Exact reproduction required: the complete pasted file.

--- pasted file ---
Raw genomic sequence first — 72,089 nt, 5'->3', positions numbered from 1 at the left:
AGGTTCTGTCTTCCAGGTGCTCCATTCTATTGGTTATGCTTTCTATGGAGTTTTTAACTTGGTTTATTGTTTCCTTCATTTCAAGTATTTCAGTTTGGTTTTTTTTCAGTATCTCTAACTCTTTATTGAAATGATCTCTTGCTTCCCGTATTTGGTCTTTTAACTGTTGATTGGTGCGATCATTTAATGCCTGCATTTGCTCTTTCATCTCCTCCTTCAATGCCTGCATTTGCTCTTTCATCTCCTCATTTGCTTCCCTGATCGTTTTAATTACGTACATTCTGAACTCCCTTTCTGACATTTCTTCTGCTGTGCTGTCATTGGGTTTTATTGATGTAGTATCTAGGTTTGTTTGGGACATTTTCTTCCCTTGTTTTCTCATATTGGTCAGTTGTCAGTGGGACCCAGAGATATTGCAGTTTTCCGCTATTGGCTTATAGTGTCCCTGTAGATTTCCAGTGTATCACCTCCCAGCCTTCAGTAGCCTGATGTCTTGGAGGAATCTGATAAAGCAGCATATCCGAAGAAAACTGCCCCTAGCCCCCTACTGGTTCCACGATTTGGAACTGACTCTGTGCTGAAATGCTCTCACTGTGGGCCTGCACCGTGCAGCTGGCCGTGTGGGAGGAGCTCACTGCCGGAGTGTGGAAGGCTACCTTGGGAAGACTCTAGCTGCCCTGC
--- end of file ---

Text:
Raw genomic sequence first — 72,089 nt, 5'->3', positions numbered from 1 at the left:
AGGTTCTGTCTTCCAGGTGCTCCATTCTATTGGTTATGCTTTCTATGGAGTTTTTAACTTGGTTTATTGTTTCCTTCATTTCAAGTATTTCAGTTTGGTTTTTTTTCAGTATCTCTAACTCTTTATTGAAATGATCTCTTGCTTCCCGTATTTGGTCTTTTAACTGTTGATTGGTGCGATCATTTAATGCCTGCATTTGCTCTTTCATCTCCTCCTTCAATGCCTGCATTTGCTCTTTCATCTCCTCATTTGCTTCCCTGATCGTTTTAATTACGTACATTCTGAACTCCCTTTCTGACATTTCTTCTGCTGTGCTGTCATTGGGTTTTATTGATGTAGTATCTAGGTTTGTTTGGGACATTTTCTTCCCTTGTTTTCTCATATTGGTCAGTTGTCAGTGGGACCCAGAGATATTGCAGTTTTCCGCTATTGGCTTATAGTGTCCCTGTAGATTTCCAGTGTATCACCTCCCAGCCTTCAGTAGCCTGATGTCTTGGAGGAATCTGATAAAGCAGCATATCCGAAGAAAACTGCCCCTAGCCCCCTACTGGTTCCACGATTTGGAACTGACTCTGTGCTGAAATGCTCTCACTGTGGGCCTGCACCGTGCAGCTGGCCGTGTGGGAGGAGCTCACTGCCGGAGTGTGGAAGGCTACCTTGGGAAGACTCTAGCTGCCCTGC